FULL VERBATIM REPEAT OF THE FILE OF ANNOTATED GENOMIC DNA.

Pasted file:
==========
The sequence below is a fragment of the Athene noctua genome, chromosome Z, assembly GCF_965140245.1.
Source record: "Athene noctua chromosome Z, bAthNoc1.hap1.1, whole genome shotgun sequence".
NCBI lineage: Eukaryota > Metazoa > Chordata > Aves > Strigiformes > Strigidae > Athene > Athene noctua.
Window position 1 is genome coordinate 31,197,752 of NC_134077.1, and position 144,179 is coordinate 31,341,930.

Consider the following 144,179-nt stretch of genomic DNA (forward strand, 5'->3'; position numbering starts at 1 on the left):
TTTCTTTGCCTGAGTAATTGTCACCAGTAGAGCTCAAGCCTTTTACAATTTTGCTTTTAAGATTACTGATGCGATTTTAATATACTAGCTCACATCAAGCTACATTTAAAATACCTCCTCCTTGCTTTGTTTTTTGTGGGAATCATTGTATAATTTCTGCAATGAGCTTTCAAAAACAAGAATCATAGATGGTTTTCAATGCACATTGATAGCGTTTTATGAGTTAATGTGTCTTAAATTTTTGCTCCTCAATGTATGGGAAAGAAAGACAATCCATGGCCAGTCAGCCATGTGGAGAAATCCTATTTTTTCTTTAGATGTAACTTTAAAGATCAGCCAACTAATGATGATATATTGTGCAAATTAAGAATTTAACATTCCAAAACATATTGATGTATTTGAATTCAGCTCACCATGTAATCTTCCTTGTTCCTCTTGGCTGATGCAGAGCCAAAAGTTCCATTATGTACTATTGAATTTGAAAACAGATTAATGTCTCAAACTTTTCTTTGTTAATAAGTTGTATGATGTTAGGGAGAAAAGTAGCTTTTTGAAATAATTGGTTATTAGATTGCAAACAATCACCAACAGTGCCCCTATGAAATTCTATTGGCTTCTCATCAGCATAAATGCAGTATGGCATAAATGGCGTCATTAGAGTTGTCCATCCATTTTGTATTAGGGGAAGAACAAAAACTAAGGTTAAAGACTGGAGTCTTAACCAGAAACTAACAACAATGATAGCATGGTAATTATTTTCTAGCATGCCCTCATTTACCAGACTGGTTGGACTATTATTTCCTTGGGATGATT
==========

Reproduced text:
The sequence below is a fragment of the Athene noctua genome, chromosome Z, assembly GCF_965140245.1.
Source record: "Athene noctua chromosome Z, bAthNoc1.hap1.1, whole genome shotgun sequence".
NCBI lineage: Eukaryota > Metazoa > Chordata > Aves > Strigiformes > Strigidae > Athene > Athene noctua.
Window position 1 is genome coordinate 31,197,752 of NC_134077.1, and position 144,179 is coordinate 31,341,930.

Consider the following 144,179-nt stretch of genomic DNA (forward strand, 5'->3'; position numbering starts at 1 on the left):
TTTCTTTGCCTGAGTAATTGTCACCAGTAGAGCTCAAGCCTTTTACAATTTTGCTTTTAAGATTACTGATGCGATTTTAATATACTAGCTCACATCAAGCTACATTTAAAATACCTCCTCCTTGCTTTGTTTTTTGTGGGAATCATTGTATAATTTCTGCAATGAGCTTTCAAAAACAAGAATCATAGATGGTTTTCAATGCACATTGATAGCGTTTTATGAGTTAATGTGTCTTAAATTTTTGCTCCTCAATGTATGGGAAAGAAAGACAATCCATGGCCAGTCAGCCATGTGGAGAAATCCTATTTTTTCTTTAGATGTAACTTTAAAGATCAGCCAACTAATGATGATATATTGTGCAAATTAAGAATTTAACATTCCAAAACATATTGATGTATTTGAATTCAGCTCACCATGTAATCTTCCTTGTTCCTCTTGGCTGATGCAGAGCCAAAAGTTCCATTATGTACTATTGAATTTGAAAACAGATTAATGTCTCAAACTTTTCTTTGTTAATAAGTTGTATGATGTTAGGGAGAAAAGTAGCTTTTTGAAATAATTGGTTATTAGATTGCAAACAATCACCAACAGTGCCCCTATGAAATTCTATTGGCTTCTCATCAGCATAAATGCAGTATGGCATAAATGGCGTCATTAGAGTTGTCCATCCATTTTGTATTAGGGGAAGAACAAAAACTAAGGTTAAAGACTGGAGTCTTAACCAGAAACTAACAACAATGATAGCATGGTAATTATTTTCTAGCATGCCCTCATTTACCAGACTGGTTGGACTATTATTTCCTTGGGATGATT